Protein Nanoparticles - PNP
For oral/subcutaneous/pulmonary delivery of hydrophobic drugs, proteins, peptides, genes and vaccine antigens
Conventional Protein Nanoparticles Techniques and their Drawbacks
An ongoing concern in the pharmaceutical and biotechnology industries is the administration of a steady dosage of a therapeutic agent. In the formulation of controlled release therapeutics, it is frequently desirable to disperse the material into very fine, uniform particles. Such particles may then be advantageously incorporated into controlled-release delivery vehicles such as polymeric nanospheres/microspheres, depots or implantable devices, or delivered to the lungs as an aerosol. With proteinaceous therapeutics, the generation of such fine particles is particularly problematic with several drawbacks.
A Solution – The PNP Process
Protein Nanoparticles (PNP) technology platform utilizes the expansive energy of supercritical fluids with or without polar cosolvents (SuperFluids™ [SFS]) to disaggregate or comminute protein crystals and amorphous powders into monodisperse nanoparticles [US Patent].
The PNP process uses SuperFluids™ to form small protein particles without first dissolving the material in a liquid solvent. As such, the target therapeutic retains full activity and is devoid of residual processing chemicals such as solvents, salts or surfactants. The energy necessary for the size reduction is derived from a rapid depressurization of the SuperFluids™. The low temperature generated by the expansion of the supercritical fluid helps to preserve the chemical integrity of the protein and is an advantage over conventional grinding processes that generate heat.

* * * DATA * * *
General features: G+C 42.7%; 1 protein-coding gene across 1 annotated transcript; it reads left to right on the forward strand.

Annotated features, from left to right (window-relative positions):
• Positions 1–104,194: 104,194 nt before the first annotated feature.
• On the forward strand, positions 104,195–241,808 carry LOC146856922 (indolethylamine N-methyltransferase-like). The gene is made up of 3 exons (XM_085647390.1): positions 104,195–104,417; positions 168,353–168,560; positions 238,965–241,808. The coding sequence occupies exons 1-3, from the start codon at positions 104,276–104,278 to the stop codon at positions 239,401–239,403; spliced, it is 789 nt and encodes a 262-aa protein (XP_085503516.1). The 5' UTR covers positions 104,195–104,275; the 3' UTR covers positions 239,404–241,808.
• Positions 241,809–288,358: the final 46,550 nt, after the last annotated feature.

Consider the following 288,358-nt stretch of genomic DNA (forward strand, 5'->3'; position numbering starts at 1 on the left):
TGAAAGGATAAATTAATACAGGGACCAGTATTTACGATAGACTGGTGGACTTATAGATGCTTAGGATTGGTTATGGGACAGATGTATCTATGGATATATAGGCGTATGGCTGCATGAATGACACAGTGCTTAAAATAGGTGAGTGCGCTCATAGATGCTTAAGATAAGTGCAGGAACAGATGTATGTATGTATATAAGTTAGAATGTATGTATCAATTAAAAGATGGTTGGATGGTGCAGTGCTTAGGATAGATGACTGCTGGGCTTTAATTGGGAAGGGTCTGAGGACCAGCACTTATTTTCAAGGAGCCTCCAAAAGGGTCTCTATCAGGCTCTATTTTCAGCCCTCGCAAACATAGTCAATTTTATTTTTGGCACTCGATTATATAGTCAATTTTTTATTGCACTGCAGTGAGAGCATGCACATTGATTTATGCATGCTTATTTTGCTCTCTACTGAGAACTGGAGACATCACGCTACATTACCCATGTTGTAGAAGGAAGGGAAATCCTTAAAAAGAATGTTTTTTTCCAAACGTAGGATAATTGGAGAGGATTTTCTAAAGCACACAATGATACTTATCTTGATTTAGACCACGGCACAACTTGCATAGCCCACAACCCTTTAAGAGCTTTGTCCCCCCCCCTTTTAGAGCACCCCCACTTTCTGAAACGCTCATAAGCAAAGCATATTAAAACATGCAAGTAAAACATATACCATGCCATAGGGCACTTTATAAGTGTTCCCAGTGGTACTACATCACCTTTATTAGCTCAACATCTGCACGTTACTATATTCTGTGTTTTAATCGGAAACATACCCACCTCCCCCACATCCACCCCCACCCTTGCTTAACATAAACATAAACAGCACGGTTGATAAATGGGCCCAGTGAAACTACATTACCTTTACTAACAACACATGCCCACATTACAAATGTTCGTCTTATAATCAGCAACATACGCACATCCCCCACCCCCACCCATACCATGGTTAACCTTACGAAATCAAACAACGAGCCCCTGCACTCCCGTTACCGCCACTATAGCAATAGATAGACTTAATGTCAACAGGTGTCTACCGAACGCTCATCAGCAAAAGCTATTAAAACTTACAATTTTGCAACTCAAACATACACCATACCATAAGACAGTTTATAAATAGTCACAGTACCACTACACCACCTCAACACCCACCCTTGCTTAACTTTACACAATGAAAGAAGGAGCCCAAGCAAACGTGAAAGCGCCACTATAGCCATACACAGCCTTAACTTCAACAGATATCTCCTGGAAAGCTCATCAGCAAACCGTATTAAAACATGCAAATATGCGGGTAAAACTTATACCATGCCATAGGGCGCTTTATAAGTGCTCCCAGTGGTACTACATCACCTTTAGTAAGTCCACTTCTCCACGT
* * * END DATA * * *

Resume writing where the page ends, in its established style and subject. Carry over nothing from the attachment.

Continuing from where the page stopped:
Benefits/Advantages of the PNP Process
Applications of the PNP Process
Aphios' protein nanoparticles (PNP) process can be used for oral/subcutaneous/pulmonary delivery of hydrophobic drugs such as paclitaxel, camptothecin and betulinic acid, proteins such as insulin, calcitonin and human growth hormone, peptides, genes and vaccine antigens for anthrax, HIV and influenza.
Contact us if you are interested in conducting a feasibility study and/or establishing a research and development partnership.